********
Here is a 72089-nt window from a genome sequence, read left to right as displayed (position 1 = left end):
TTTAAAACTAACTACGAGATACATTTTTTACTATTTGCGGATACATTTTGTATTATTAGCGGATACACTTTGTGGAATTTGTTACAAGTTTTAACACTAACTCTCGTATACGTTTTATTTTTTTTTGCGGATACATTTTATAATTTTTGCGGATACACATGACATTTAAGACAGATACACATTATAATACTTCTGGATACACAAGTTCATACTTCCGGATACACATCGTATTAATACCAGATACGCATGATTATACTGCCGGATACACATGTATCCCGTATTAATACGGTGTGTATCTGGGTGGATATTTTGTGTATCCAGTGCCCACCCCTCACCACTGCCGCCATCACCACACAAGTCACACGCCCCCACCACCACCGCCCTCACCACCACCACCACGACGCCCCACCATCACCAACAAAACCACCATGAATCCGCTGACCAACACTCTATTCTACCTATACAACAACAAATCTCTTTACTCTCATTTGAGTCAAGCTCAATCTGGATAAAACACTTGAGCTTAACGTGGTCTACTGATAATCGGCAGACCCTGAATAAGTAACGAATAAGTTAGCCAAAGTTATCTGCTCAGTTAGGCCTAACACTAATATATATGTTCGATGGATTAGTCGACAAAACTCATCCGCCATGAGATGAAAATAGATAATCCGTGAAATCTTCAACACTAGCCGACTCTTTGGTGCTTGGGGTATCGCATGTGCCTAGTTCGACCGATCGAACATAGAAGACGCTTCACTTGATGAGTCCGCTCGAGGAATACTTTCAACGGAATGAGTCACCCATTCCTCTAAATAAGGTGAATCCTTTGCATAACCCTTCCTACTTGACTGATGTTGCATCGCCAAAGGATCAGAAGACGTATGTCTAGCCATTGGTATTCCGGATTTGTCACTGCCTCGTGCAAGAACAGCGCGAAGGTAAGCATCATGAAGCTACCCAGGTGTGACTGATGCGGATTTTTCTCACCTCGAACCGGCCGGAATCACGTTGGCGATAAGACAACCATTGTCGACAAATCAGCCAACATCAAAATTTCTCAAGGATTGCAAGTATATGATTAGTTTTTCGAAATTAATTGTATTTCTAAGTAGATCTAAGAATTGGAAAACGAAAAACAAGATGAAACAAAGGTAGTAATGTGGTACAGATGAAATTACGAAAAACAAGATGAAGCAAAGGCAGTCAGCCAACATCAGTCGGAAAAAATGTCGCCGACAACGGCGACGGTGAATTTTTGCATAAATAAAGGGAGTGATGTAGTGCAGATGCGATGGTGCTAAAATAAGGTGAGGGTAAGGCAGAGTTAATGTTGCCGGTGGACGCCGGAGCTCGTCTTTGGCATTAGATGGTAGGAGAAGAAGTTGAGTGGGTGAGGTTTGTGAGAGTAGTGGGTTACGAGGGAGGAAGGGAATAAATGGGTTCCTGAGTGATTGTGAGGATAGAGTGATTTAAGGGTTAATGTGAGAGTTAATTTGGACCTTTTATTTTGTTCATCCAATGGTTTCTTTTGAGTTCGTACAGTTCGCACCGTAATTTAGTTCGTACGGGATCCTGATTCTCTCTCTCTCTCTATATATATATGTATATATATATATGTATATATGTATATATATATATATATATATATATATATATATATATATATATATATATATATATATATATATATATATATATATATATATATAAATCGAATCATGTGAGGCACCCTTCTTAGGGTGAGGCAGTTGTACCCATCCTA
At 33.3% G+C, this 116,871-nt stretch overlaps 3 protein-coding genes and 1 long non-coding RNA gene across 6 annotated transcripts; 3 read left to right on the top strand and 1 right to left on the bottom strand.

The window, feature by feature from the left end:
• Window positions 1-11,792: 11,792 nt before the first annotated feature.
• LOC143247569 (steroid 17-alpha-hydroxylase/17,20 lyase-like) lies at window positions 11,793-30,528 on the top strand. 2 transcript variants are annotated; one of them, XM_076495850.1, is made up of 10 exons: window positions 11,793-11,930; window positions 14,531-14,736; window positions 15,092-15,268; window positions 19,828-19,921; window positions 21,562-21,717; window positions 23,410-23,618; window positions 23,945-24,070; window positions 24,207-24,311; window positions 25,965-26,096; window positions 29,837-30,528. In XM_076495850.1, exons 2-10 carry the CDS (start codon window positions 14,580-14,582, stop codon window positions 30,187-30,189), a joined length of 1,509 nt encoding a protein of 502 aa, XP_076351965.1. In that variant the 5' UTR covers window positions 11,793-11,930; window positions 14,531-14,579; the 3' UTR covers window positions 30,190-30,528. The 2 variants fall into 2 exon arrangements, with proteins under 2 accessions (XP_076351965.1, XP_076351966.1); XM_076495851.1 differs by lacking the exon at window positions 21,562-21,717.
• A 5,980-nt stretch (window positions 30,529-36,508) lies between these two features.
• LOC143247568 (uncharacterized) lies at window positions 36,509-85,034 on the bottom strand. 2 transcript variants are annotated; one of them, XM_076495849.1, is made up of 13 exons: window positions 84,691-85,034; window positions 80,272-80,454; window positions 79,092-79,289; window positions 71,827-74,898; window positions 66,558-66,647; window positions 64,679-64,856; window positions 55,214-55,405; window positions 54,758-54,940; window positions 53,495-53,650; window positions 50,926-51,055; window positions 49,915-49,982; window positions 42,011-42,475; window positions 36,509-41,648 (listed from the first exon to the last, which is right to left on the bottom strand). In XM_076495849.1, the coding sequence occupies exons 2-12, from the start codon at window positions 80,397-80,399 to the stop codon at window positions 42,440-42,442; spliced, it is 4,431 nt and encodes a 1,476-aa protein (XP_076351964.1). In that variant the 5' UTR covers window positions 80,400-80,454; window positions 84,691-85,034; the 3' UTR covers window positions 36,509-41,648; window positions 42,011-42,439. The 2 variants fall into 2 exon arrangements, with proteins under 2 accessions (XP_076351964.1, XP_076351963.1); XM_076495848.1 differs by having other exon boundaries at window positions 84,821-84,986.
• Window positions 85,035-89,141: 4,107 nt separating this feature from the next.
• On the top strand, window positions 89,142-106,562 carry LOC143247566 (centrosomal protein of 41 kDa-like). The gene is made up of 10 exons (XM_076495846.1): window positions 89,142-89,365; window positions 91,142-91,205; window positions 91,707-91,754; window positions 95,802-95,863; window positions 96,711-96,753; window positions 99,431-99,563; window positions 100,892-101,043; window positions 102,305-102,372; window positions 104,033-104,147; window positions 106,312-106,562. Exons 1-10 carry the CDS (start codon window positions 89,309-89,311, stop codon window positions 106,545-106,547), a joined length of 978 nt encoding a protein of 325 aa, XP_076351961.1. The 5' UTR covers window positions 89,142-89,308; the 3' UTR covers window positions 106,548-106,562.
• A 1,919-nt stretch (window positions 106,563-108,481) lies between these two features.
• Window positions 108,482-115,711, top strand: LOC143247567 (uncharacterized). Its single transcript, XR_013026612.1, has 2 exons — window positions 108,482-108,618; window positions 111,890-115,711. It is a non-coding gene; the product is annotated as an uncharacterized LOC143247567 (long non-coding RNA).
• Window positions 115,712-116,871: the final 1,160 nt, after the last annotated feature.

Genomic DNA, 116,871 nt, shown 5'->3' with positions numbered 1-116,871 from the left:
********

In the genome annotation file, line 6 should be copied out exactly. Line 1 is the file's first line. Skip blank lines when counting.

• LOC143247569 (steroid 17-alpha-hydroxylase/17,20 lyase-like) lies at window positions 11,793-30,528 on the top strand. 2 transcript variants are annotated; one of them, XM_076495850.1, is made up of 10 exons: window positions 11,793-11,930; window positions 14,531-14,736; window positions 15,092-15,268; window positions 19,828-19,921; window positions 21,562-21,717; window positions 23,410-23,618; window positions 23,945-24,070; window positions 24,207-24,311; window positions 25,965-26,096; window positions 29,837-30,528. In XM_076495850.1, exons 2-10 carry the CDS (start codon window positions 14,580-14,582, stop codon window positions 30,187-30,189), a joined length of 1,509 nt encoding a protein of 502 aa, XP_076351965.1. In that variant the 5' UTR covers window positions 11,793-11,930; window positions 14,531-14,579; the 3' UTR covers window positions 30,190-30,528. The 2 variants fall into 2 exon arrangements, with proteins under 2 accessions (XP_076351965.1, XP_076351966.1); XM_076495851.1 differs by lacking the exon at window positions 21,562-21,717.